The label “Islamic State affiliate” comes with significant implications. At the country level, it could embolden heads of state to adopt more of the very security tactics that contributed to the insurgencies to begin with. In sub-Saharan Africa as elsewhere, anti-terrorism proclamations have been used as excuses to clamp down on the freedom of press and to punish government critics. Already, in northern Mozambique, the government has responded to the insurgency by limiting press access, reportedly detaining young Muslims, and engaging in human rights abuses. Such activities can bolster rebel recruitment by reducing trust in the government and security forces—something the U.N. Development Program has identified as one of the most significant drivers of radicalization.

Newly elected Congolese President Felix Tshisekedi has already said that he is ready to work with the international community to counter the terrorist threat in his country. “It is easy to see how the defeat of Daesh, the Islamic State, in Syria and Iraq could lead to a situation where these groups are now going to come into Africa and take advantage of the pervasive poverty and also the situation of chaos,” he told the Atlantic Council in April. Yet such a framing will not help him address the root cause of these insurgencies. That sort of language seems crafted to attract international military support for counterterrorism operations. Tshisekedi and other heads of state know that there is an audience in Washington for such rhetoric. In 2017 after the deaths of four American soldiers in Niger, Senator Lindsay Graham, remarked “You’re going to see more actions in Africa, not less. You’re going to see more aggression by the United States toward our enemies, not less.”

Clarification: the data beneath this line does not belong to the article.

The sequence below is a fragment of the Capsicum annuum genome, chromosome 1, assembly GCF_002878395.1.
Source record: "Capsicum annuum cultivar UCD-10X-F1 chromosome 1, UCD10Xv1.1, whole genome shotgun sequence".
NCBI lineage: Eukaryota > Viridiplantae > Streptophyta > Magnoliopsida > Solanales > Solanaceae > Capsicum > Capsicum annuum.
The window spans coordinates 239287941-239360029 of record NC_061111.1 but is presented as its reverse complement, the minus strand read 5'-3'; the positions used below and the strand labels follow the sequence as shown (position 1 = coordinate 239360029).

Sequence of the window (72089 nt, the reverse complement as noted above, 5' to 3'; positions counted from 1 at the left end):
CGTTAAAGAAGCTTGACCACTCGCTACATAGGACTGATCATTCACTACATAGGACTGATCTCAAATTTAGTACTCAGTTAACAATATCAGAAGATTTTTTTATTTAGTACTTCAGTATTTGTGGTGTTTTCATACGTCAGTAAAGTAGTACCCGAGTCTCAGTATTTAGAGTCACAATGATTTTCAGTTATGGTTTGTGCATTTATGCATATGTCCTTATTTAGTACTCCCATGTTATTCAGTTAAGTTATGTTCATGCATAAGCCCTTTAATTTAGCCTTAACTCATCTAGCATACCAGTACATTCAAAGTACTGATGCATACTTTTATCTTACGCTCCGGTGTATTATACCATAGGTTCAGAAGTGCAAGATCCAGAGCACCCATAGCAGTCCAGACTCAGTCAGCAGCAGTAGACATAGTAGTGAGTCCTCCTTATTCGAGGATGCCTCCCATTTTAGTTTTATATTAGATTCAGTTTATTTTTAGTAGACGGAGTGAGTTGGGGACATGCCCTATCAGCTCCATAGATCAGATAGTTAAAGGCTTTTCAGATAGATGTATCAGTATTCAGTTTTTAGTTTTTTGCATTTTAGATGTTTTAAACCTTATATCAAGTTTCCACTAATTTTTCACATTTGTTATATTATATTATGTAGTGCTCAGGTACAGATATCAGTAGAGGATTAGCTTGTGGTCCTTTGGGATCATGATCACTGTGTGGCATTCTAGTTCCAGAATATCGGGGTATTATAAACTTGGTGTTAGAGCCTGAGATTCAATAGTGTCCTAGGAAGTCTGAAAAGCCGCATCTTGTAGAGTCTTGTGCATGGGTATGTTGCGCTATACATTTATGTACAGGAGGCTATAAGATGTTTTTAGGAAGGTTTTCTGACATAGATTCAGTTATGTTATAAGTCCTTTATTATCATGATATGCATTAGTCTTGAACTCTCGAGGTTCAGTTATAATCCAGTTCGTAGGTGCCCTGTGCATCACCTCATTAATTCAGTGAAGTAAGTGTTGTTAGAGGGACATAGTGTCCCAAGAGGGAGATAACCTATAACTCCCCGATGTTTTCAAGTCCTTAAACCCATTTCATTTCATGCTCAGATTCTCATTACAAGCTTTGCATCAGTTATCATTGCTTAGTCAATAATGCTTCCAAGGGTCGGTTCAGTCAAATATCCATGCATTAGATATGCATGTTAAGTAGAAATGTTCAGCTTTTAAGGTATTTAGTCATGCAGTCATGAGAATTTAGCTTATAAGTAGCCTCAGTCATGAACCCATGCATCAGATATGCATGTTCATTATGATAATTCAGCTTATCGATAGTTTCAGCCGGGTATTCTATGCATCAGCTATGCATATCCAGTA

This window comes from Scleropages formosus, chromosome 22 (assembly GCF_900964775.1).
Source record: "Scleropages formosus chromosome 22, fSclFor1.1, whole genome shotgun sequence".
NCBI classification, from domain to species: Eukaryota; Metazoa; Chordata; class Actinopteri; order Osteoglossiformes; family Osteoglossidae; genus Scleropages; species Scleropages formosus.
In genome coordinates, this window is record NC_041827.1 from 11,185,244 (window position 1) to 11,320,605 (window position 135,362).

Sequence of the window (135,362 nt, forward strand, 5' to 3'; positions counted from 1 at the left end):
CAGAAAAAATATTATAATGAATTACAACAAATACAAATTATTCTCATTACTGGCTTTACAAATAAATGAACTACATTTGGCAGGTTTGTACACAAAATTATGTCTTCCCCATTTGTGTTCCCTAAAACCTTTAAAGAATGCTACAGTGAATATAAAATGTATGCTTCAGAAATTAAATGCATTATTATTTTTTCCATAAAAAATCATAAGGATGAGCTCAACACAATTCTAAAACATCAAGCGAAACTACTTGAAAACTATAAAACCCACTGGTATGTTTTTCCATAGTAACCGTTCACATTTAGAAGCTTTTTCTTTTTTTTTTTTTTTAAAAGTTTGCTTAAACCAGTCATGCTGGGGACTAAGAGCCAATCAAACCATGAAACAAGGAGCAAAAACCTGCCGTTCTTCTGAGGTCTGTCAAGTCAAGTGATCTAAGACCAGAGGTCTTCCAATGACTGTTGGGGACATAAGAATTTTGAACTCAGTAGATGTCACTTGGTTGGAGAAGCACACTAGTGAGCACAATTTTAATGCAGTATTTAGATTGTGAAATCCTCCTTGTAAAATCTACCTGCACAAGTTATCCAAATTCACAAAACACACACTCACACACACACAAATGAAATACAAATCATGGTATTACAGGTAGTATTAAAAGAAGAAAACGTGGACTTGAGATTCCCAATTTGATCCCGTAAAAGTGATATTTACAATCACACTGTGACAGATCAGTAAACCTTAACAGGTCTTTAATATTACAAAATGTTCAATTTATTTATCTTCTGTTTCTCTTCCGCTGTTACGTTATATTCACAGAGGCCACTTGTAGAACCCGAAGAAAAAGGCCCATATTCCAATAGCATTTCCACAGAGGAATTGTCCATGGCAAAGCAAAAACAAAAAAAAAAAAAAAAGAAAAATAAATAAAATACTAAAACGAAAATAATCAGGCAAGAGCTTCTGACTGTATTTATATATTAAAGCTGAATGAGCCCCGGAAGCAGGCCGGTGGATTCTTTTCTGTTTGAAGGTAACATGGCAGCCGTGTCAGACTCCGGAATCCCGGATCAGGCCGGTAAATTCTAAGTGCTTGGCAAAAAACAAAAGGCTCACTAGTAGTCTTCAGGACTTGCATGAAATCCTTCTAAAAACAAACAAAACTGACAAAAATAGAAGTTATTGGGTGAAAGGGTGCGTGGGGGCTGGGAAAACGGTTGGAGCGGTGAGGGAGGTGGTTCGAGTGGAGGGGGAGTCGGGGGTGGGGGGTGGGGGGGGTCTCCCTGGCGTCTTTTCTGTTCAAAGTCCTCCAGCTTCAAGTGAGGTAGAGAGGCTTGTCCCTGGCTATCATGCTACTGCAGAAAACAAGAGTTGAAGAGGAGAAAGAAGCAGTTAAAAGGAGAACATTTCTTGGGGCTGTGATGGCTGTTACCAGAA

In short, analysis that prioritizes linkages with the Islamic State over other relevant factors is likely to lead to ineffective government responses at the domestic and international level. Responding to the threats posed by these groups requires confronting the political and economic marginalization and the government abuse that drives these groups to take up arms in the first place.

Hilary Matfess is a Ph.D. student at Yale University and the author of Women and the War on Boko Haram. Follow her on Twitter at: @HilaryMatfess.